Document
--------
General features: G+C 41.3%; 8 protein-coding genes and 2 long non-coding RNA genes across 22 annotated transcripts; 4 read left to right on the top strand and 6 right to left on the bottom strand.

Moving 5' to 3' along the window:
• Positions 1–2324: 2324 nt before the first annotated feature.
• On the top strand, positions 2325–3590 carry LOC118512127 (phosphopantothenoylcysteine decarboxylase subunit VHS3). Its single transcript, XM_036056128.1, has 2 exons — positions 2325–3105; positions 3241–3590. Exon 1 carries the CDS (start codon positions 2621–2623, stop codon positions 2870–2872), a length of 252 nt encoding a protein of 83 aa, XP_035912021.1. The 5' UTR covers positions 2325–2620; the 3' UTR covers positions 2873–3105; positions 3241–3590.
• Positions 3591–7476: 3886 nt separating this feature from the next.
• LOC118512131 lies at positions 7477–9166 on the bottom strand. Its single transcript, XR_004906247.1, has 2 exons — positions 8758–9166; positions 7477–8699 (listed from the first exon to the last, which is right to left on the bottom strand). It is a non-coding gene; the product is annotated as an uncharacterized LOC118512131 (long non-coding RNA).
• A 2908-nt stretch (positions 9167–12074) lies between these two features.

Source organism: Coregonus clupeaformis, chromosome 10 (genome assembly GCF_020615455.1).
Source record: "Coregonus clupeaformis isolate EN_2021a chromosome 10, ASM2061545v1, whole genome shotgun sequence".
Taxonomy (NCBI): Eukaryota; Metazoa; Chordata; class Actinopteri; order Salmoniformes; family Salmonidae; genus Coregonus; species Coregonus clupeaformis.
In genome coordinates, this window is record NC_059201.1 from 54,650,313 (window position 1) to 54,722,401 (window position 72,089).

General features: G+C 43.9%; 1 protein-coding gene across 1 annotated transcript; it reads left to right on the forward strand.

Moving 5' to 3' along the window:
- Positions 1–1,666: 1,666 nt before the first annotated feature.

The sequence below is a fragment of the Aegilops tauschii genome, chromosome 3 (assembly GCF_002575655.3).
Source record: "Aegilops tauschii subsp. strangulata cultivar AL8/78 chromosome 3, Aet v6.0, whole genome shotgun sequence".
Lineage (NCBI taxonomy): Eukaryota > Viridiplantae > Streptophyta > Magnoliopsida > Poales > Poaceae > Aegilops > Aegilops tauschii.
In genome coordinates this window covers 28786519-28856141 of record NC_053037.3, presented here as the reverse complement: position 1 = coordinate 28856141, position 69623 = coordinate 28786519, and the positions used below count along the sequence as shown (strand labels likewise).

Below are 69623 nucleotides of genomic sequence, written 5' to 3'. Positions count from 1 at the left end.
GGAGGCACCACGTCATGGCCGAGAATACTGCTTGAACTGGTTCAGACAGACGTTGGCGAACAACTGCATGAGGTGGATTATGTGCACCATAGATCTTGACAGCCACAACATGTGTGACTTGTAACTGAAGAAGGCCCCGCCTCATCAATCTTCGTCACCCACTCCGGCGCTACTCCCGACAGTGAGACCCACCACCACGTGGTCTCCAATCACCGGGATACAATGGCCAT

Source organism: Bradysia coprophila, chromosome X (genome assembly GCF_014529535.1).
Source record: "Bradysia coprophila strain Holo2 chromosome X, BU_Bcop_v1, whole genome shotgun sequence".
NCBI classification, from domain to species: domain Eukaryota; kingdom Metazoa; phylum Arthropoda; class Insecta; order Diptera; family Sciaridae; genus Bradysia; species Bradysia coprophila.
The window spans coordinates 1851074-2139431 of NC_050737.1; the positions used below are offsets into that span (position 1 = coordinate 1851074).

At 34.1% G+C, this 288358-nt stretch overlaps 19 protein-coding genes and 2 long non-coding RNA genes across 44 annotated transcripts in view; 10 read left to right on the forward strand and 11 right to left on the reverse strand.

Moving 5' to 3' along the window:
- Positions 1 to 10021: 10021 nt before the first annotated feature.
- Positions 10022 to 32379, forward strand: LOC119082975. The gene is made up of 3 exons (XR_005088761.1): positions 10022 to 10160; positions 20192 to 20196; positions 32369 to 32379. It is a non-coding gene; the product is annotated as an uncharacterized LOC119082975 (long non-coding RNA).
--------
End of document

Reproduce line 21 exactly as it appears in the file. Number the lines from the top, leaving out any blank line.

Source organism: Bradysia coprophila, chromosome X (genome assembly GCF_014529535.1).